# Introduction¶

The Stainless verification framework aims to help developers build verified Scala software. It encourages using a small set of core Scala features, but provides unique automation functionality. In particular, Stainless can

- verify statically that your program conforms to a given specification and that it cannot crash at run-time
- provide useful counterexamples when an implementation does not satisfy its specification
- verify that your program will terminate on all inputs

## Stainless and Scala¶

Stainless attempts to strike a delicate balance between the
convenience of use on the one hand and the simplicity of
reasoning on the other hand. Stainless supports verification
of Scala programs by applying a succession of semantic-preserving
transformations to the Pure Scala fragment until
it fits into the fragment supported by
Inox.
The Pure Scala fragment is at the core of
the functional programming paradigm and lies at the intersection
of functional languages such as Scala, Haskell, ML, and fragments
present in interactive theorem provers such as Isabelle and Coq. Thus,
if you do not already know Scala, learning the Stainless subset should
be easier as it is a smaller language. Moreover, thanks to the use of
`scalac`

front end, Stainless supports implicits and `for`

comprehensions (which also serve as a syntax for monads in Scala).
Stainless also comes with a simple library of useful data types, which
are designed to work well with automated reasoning and Stainless’s
language fragment.

In addition to this pure fragment, Stainless supports certain imperative features. Features thus introduced are handled by a translation into Pure Scala concepts. They are often more than just syntactic sugar, because some of them require significant modification of the original program, such as introducing additional parameters to a set of functions. As an intended aspect of its current design, Stainless’s language currently does not provide a default encoding of e.g. concurrency with a shared mutable heap, though it might support more manageable forms of concurrency in the future.

If you would like to use Stainless now, check the Getting Started section and try our Tutorial. To learn more about the functionality that Stainless provides, read on below.

## Software Verification¶

The Stainless program verifier collects a list of top-level functions,
and verifies the *validity* of their *contracts*. Essentially, for each function,
it will (try to) prove that the postcondition always holds, assuming a given
precondition does hold. A simple example:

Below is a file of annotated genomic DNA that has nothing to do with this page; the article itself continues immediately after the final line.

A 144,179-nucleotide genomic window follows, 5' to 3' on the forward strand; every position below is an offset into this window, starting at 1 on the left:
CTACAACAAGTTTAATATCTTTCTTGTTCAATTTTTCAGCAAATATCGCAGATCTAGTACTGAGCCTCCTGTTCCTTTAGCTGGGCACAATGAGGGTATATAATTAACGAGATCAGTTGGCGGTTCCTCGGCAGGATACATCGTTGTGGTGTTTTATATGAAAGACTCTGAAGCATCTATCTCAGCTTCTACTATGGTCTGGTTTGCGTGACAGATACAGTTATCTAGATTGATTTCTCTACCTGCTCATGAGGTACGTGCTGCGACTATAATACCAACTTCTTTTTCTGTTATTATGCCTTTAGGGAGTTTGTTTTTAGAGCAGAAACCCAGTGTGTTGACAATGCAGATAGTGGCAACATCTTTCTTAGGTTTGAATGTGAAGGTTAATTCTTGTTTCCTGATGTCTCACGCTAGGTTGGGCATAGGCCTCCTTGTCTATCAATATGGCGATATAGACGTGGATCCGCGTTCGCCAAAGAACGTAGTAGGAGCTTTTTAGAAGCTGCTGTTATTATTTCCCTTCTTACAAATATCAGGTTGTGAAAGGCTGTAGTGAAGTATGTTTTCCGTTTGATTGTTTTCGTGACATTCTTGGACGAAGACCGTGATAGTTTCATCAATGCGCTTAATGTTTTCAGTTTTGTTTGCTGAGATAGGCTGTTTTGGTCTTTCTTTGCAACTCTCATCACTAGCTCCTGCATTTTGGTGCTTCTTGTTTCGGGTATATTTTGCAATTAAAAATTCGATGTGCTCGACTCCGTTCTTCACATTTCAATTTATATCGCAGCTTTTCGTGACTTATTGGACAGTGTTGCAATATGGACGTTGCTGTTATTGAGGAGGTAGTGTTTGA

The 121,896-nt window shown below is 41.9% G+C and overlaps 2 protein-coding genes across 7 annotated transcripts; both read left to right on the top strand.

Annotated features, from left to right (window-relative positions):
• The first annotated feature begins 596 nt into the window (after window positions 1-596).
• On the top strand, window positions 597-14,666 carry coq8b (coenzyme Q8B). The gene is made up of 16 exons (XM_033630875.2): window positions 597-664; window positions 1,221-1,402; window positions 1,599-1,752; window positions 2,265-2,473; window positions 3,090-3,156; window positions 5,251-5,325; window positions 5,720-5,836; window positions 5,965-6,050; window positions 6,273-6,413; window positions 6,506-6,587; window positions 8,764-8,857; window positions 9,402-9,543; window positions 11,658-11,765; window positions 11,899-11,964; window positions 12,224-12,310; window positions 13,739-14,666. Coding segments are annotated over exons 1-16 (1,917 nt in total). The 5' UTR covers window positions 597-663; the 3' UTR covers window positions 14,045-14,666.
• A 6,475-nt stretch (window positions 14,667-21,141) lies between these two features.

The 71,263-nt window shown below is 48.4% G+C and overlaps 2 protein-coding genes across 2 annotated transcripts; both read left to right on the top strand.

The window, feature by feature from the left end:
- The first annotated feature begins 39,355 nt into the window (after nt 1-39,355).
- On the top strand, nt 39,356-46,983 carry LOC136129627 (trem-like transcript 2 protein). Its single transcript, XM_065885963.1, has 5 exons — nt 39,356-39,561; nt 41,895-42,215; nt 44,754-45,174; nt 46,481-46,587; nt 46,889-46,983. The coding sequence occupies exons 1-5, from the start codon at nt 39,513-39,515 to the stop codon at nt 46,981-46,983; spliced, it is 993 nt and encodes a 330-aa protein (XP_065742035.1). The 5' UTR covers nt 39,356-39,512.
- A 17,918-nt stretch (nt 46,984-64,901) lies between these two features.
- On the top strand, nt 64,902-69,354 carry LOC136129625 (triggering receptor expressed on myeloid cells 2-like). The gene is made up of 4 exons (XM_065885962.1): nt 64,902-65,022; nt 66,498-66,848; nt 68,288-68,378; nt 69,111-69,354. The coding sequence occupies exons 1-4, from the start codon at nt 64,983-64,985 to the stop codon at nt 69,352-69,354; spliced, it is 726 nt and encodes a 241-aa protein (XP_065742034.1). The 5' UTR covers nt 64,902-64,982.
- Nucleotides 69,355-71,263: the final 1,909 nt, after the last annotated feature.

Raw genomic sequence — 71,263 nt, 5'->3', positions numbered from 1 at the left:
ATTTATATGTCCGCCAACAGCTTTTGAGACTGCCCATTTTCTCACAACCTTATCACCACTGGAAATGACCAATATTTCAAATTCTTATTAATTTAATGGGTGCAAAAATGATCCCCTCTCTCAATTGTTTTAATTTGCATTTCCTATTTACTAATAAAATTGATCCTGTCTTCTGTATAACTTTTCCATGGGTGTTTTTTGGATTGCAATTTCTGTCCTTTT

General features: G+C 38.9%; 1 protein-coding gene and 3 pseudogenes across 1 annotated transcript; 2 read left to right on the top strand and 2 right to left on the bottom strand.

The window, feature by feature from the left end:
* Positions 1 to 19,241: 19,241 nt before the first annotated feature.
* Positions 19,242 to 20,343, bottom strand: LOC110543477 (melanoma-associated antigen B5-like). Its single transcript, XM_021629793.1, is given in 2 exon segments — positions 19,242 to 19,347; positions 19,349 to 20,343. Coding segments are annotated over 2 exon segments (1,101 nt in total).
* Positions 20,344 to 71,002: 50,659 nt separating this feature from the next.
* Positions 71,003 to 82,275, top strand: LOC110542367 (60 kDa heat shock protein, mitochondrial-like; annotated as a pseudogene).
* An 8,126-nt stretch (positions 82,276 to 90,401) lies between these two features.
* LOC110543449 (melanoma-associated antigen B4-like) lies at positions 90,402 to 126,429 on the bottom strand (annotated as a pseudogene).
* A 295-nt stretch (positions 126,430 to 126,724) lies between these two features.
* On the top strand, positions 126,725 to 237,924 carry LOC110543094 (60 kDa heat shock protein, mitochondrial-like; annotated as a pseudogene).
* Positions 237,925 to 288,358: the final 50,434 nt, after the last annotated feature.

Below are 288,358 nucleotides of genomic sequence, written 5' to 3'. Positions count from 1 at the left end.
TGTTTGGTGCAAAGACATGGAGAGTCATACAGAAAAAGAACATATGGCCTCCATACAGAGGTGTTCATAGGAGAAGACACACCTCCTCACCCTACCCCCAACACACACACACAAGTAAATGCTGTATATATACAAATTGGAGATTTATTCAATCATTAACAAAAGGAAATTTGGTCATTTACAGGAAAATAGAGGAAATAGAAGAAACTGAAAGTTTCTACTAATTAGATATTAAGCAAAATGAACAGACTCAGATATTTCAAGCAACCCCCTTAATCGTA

```
def factorial(n: BigInt): BigInt = {
require(n >= 0)
if(n == 0) {
BigInt(1)
} else {
n * factorial(n - 1)
}
} ensuring(res => res >= 0)
```

Stainless generates a `postcondition`

verification condition for the above
function, corresponding to the predicate parameter to the `ensuring`

expression. It attempts to prove it using a combination of an internal
algorithm and external automated theorem proving. Stainless will return one of the
following:

- The postcondition is
`valid`

. In that case, Stainless was able to prove that for**any**input to the function satisfying the precondition, the postcondition will always hold. - The postcondition is
`invalid`

. It means that Stainless disproved the postcondition and that there exists at least one input satisfying the precondition such that the postcondition does not hold. Stainless will always return a concrete counterexample, very useful when trying to understand why a function is not satisfying its contract. - The postcondition is
`unknown`

. It means Stainless is unable to prove or find a counterexample. It usually happens after a timeout or an internal error occurring in the external theorem prover.

Stainless will also verify for each call site that the precondition of the invoked function cannot be violated.

Stainless supports verification of a significant part of the Scala language, described in Pure Scala and Imperative.

## Program Termination¶

A “verified” function in stainless is guaranteed to never crash, however, it can still lead to an infinite evaluation. Stainless therefore provides a termination checker that complements the verification of safety properties.

For each function in the program, Stainless will try to automatically infer a decreasing metric associated with this function to prove termination. The termination checker will then report one of the following:

- The function
`terminates`

. In this case, Stainless was able to prove that for all inputs (satisfying the function’s precondition), evaluation of the function under those inputs is guaranteed to terminate. - The function
`loops`

. In this case, Stainless was able to construct an input to the function such that evaluation under that input will be looping. - The function
`maybe loops`

. In the case where recursive functions are passed around as first-class functions, Stainless will sometimes over-approximate the potential call sites and report loops that may never occur. - Termination of the function is
`unknown`

. In this case, Stainless was neither able to prove nor disprove termination of the relevant function. Automated termination proving is a*hard*problem and such cases are thus to be expected.

In cases where automated termination checking fails, Stainless provides the user
with the ability to manually specify a measure under which termination should
occur through the `decreases`

construct. For example, the
McCarthy 91 function
can be shown terminating as follows:

```
def M(n: BigInt): BigInt = {
decreases(stainless.math.max(101 - n, 0))
if (n > 100) n - 10 else M(M(n + 11))
} ensuring (_ == (if (n > 100) n - 10 else BigInt(91)))
```

It is also possible to add a pre-condition (`require(...)`

) *before* `decreases`

.